Skip to comments.11 Skills Your Great-Grandparents Had That You Donít
Posted on 06/02/2014 3:35:50 AM PDT by kingattax
Our parents and grandparents may shake their heads every time we grab our smart phones to get turn-by-turn directions or calculate the tip.
But when it comes to life skills, our great-grandparents have us all beat. Here are some skills our great-grandparents had 90 years ago that most of us dont.
While your parents and grandparents didnt have the option to ask someone out on a date via text message, its highly likely that your great-grandparents didnt have the option of dating at all.
Until well into the 1920s, modern dating didnt really exist. A gentleman would court a young lady by asking her or her parents for permission to call on the family.
The potential couple would have a formal visit with at least one parent chaperone present and the man would leave a calling card. If the parents and young lady were impressed, hed be invited back again and that would be the start of their romance.
(Excerpt) Read more at blogs.ancestry.com ...
They had MORALS.
Not having writing material cheaply available, they had better memories. Not having TV they had longer attention spans.
They knew fewer people and had better attachments to them. They had a sense of community and knew their neighbors.
They knew how and when to fight.
I read once that 1/3 of all Revolution-era marriages were to pregnant brides. Their morals may not have been much better than ours, but their willingness to accept responsibility for their actions was evidently much greater.
I’m 70. Except for making lace...I’ve done all those things....and I’m female.
Yes...every desk had an inkwell and we learned to write beautiful script in the second grade.
It was part of our lessons...writing essays or our spelling words or writing "I will not talk in class".....100 times.
What disposable diapers in the 1930s? My children were born between 1960 and 1965, and there were NO disposable diapers that worked. We “wore out” 9 dozen cloth diapers for 4 children. They saw the end of their useful lives as shoe shine cloths and furniture polishers.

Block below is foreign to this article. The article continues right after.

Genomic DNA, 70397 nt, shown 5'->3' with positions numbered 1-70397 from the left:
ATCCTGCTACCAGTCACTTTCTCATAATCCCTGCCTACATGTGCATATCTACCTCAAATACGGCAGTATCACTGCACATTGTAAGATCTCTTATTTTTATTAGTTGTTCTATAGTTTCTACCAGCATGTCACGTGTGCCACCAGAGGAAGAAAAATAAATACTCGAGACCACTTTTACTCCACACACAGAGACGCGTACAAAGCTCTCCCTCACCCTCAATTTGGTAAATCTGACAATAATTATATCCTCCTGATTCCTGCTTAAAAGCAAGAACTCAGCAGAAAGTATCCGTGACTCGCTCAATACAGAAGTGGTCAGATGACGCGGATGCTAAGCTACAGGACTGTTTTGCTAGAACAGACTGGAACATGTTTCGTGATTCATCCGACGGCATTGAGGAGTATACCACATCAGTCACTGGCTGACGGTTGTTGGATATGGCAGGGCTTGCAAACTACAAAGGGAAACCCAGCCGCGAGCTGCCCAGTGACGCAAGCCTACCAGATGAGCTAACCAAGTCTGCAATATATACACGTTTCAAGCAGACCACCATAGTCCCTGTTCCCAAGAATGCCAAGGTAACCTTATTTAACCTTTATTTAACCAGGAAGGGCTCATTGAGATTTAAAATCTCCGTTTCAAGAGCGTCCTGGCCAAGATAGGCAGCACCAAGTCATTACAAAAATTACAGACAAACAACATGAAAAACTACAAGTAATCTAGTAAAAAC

There was plenty of “behind the barn” stuff going on.
Dust rags...Yes....now I have to use my old socks.
We were not issued ink until the 6th grade which is when we substitued the pen with the removable nib for the pencil. Each desk had an inkwell, and we were required to bring a home-made “pen wiper” at the start of school in September.
The boys just put a couple of rags on a string, but the girls carefully crafted pen wipers that had lacy and beribboned covers. By the time we got to 7th grade we used ball point pens, but we all had to go through 1 year of struggling with real ink and a pen.
Furthermore, In my first office job we were all issued pens and their own inkwells/stands. These were fancier than the pens we used in 6th grade and could be filled with a little suction device, like a fountain pen. I think they were made by Cross, or one of the famous pen companies.
We drove across country when my oldest was just 4 weeks old in 1960, and we tried to use disposable diapers for the trip. Everything just poured out the side — they weren’t absorbant at all. My husband went down to a drug store on a stop and bought a package of Kotex and placed a pad inside each disposable diaper — worked great.
Of course, the reason most today don’t possess those skills is because there’s no demand.
Making lace? I know several people who do. It’s a hobby now, because the everyday demand isn’t there.
Calligraphy? Again, several hobbyists. It might look beautiful, but it’s painstakingly slow, can be messy, is costly, and there are easier ways to write a letter now.
And that brings up writing a letter to begin with. Now that the Post Office has said that the ~400 bulk/junk mailers they do business with are far more important than your first-class mail, why would anyone bother to use them? There are faster, cleaner, and more-interactive ways to communicate.
There are still PLENTY of people out there who know hunting/fishing, butchering, and field-dressing, at least in the free areas outside the liberal enclaves known as “cities”. And more than a few of those also know enough about bartering and haggling to conduct an exchange of the fruits of their labors with each other. They probably also know a thing or two about lighting fires without matches or a lighter.
And darning socks? Sure, it was useful when socks were actually expensive or hand-made and therefore worthy of preservation. A lot of folks back then knew how to drive a horse-and-buggy too, but I note that particular skill didn’t make the “list”. Likewise using an outhouse, drawing water from a well, walking 5 miles each way to town, or freezing your ass off in the winter because there was only one woodstove in the house to keep it warm.
This article is little more than rose-glasses nostalgic twaddle that conveniently ignores all the inconveniences that these skills masked. Ink-and-pen writing was the *only* means of communication for everyday matters, because there weren’t many telephones. Many folks also did without things like electricity, indoor plumbing, or modern medicines, and few people today would willingly go back to such a standard of living.